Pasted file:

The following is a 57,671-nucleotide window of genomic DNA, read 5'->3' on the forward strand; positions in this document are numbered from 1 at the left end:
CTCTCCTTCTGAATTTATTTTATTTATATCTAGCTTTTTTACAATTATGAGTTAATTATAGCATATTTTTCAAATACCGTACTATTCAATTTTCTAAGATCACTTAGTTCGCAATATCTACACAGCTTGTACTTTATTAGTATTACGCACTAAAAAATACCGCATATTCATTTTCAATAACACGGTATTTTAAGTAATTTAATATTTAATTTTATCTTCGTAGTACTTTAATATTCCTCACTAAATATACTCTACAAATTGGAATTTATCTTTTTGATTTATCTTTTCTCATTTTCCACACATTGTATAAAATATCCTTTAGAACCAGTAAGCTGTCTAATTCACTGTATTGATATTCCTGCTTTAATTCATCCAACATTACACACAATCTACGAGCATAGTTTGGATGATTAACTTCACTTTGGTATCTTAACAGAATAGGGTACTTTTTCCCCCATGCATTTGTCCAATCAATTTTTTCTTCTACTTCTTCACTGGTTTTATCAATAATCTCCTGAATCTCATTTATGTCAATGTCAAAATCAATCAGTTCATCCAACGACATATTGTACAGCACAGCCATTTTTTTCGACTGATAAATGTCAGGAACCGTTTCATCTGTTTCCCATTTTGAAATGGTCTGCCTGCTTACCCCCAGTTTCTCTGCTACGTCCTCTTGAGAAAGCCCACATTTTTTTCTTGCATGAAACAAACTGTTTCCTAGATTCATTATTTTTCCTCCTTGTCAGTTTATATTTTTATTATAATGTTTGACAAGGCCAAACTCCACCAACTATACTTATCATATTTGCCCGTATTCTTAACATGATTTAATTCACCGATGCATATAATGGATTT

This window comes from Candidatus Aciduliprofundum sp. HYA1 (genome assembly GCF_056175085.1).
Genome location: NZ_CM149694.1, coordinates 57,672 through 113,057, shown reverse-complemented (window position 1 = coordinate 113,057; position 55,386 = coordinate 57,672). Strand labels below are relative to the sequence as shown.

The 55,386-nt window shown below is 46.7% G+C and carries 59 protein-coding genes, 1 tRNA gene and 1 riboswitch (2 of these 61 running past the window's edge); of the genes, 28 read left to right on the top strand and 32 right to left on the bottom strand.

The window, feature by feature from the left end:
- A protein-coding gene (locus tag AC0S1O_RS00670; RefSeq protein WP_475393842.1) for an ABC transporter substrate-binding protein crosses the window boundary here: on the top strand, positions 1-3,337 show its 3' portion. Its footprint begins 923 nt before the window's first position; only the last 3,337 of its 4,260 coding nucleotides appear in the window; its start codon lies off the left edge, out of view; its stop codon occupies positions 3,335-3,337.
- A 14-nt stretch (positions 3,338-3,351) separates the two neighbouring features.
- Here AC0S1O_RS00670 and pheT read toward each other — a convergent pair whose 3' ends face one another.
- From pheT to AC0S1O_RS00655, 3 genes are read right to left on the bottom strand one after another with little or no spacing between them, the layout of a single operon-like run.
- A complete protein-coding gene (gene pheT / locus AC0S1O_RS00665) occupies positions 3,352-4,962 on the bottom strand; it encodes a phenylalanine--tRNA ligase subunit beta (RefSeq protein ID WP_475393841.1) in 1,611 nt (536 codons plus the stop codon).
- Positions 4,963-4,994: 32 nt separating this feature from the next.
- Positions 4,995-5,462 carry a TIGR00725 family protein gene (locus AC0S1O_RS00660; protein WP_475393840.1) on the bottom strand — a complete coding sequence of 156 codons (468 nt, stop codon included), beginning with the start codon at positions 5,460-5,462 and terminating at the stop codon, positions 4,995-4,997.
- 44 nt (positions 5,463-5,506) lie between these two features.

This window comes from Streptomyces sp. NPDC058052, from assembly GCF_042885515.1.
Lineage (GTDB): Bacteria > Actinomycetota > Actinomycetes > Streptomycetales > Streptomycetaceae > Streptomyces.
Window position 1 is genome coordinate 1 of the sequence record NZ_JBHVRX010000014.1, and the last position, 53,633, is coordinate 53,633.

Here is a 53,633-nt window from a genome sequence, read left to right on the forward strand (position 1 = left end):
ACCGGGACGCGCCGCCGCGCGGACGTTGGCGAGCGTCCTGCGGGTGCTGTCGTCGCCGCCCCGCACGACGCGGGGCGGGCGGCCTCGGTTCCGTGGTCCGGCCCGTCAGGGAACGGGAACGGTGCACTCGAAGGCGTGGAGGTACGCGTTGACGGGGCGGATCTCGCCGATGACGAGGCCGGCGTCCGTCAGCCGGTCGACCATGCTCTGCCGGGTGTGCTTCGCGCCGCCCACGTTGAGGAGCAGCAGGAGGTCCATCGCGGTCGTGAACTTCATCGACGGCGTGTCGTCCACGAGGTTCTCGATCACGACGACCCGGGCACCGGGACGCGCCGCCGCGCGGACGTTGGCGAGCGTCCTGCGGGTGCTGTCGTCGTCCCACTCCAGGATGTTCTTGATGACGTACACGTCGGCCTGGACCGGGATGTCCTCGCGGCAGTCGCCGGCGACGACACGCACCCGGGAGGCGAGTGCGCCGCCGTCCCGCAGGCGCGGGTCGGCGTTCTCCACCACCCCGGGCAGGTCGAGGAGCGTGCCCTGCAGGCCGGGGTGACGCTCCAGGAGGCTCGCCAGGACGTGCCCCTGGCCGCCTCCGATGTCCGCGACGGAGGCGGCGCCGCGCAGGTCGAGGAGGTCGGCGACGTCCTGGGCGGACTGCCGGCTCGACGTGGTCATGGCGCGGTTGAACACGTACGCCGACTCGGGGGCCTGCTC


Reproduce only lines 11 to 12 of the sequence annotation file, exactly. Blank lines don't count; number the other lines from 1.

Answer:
- A complete protein-coding gene (gene pheT / locus AC0S1O_RS00665) occupies positions 3,352-4,962 on the bottom strand; it encodes a phenylalanine--tRNA ligase subunit beta (RefSeq protein ID WP_475393841.1) in 1,611 nt (536 codons plus the stop codon).
- Positions 4,963-4,994: 32 nt separating this feature from the next.